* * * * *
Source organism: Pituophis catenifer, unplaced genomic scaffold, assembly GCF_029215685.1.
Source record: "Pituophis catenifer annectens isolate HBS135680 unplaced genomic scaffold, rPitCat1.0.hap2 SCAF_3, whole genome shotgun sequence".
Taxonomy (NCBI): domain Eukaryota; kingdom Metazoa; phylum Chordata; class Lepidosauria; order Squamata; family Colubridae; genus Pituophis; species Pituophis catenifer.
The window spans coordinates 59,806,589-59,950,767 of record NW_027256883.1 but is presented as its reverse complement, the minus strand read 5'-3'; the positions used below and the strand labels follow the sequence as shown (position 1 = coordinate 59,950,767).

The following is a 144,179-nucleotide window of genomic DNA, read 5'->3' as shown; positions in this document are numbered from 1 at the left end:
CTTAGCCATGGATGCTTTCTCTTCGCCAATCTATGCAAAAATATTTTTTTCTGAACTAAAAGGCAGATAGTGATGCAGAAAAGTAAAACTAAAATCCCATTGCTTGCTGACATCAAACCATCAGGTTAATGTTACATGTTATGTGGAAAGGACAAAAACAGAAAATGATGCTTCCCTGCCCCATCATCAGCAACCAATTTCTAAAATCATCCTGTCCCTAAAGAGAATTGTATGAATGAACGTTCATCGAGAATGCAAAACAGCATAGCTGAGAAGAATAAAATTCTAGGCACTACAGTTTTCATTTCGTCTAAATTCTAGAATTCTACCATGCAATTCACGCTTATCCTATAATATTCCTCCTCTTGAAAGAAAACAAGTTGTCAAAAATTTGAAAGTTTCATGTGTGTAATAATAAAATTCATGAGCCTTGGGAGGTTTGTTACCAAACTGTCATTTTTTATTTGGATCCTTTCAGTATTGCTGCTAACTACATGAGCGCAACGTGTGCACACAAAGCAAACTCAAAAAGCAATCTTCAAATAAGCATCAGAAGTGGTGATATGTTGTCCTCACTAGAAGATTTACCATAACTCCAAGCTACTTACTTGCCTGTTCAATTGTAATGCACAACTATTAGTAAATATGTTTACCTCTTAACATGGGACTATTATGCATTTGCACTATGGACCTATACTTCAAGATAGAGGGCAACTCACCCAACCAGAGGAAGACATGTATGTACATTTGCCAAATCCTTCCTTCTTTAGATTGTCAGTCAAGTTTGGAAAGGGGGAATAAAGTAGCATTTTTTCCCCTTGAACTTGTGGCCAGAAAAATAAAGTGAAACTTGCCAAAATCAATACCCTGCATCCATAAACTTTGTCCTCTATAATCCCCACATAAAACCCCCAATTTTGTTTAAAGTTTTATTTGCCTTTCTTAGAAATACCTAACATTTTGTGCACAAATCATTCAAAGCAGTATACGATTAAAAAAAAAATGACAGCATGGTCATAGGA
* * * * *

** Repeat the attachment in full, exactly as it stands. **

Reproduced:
Source organism: Pituophis catenifer, unplaced genomic scaffold, assembly GCF_029215685.1.
Source record: "Pituophis catenifer annectens isolate HBS135680 unplaced genomic scaffold, rPitCat1.0.hap2 SCAF_3, whole genome shotgun sequence".
Taxonomy (NCBI): domain Eukaryota; kingdom Metazoa; phylum Chordata; class Lepidosauria; order Squamata; family Colubridae; genus Pituophis; species Pituophis catenifer.
The window spans coordinates 59,806,589-59,950,767 of record NW_027256883.1 but is presented as its reverse complement, the minus strand read 5'-3'; the positions used below and the strand labels follow the sequence as shown (position 1 = coordinate 59,950,767).

The following is a 144,179-nucleotide window of genomic DNA, read 5'->3' as shown; positions in this document are numbered from 1 at the left end:
CTTAGCCATGGATGCTTTCTCTTCGCCAATCTATGCAAAAATATTTTTTTCTGAACTAAAAGGCAGATAGTGATGCAGAAAAGTAAAACTAAAATCCCATTGCTTGCTGACATCAAACCATCAGGTTAATGTTACATGTTATGTGGAAAGGACAAAAACAGAAAATGATGCTTCCCTGCCCCATCATCAGCAACCAATTTCTAAAATCATCCTGTCCCTAAAGAGAATTGTATGAATGAACGTTCATCGAGAATGCAAAACAGCATAGCTGAGAAGAATAAAATTCTAGGCACTACAGTTTTCATTTCGTCTAAATTCTAGAATTCTACCATGCAATTCACGCTTATCCTATAATATTCCTCCTCTTGAAAGAAAACAAGTTGTCAAAAATTTGAAAGTTTCATGTGTGTAATAATAAAATTCATGAGCCTTGGGAGGTTTGTTACCAAACTGTCATTTTTTATTTGGATCCTTTCAGTATTGCTGCTAACTACATGAGCGCAACGTGTGCACACAAAGCAAACTCAAAAAGCAATCTTCAAATAAGCATCAGAAGTGGTGATATGTTGTCCTCACTAGAAGATTTACCATAACTCCAAGCTACTTACTTGCCTGTTCAATTGTAATGCACAACTATTAGTAAATATGTTTACCTCTTAACATGGGACTATTATGCATTTGCACTATGGACCTATACTTCAAGATAGAGGGCAACTCACCCAACCAGAGGAAGACATGTATGTACATTTGCCAAATCCTTCCTTCTTTAGATTGTCAGTCAAGTTTGGAAAGGGGGAATAAAGTAGCATTTTTTCCCCTTGAACTTGTGGCCAGAAAAATAAAGTGAAACTTGCCAAAATCAATACCCTGCATCCATAAACTTTGTCCTCTATAATCCCCACATAAAACCCCCAATTTTGTTTAAAGTTTTATTTGCCTTTCTTAGAAATACCTAACATTTTGTGCACAAATCATTCAAAGCAGTATACGATTAAAAAAAAAATGACAGCATGGTCATAGGA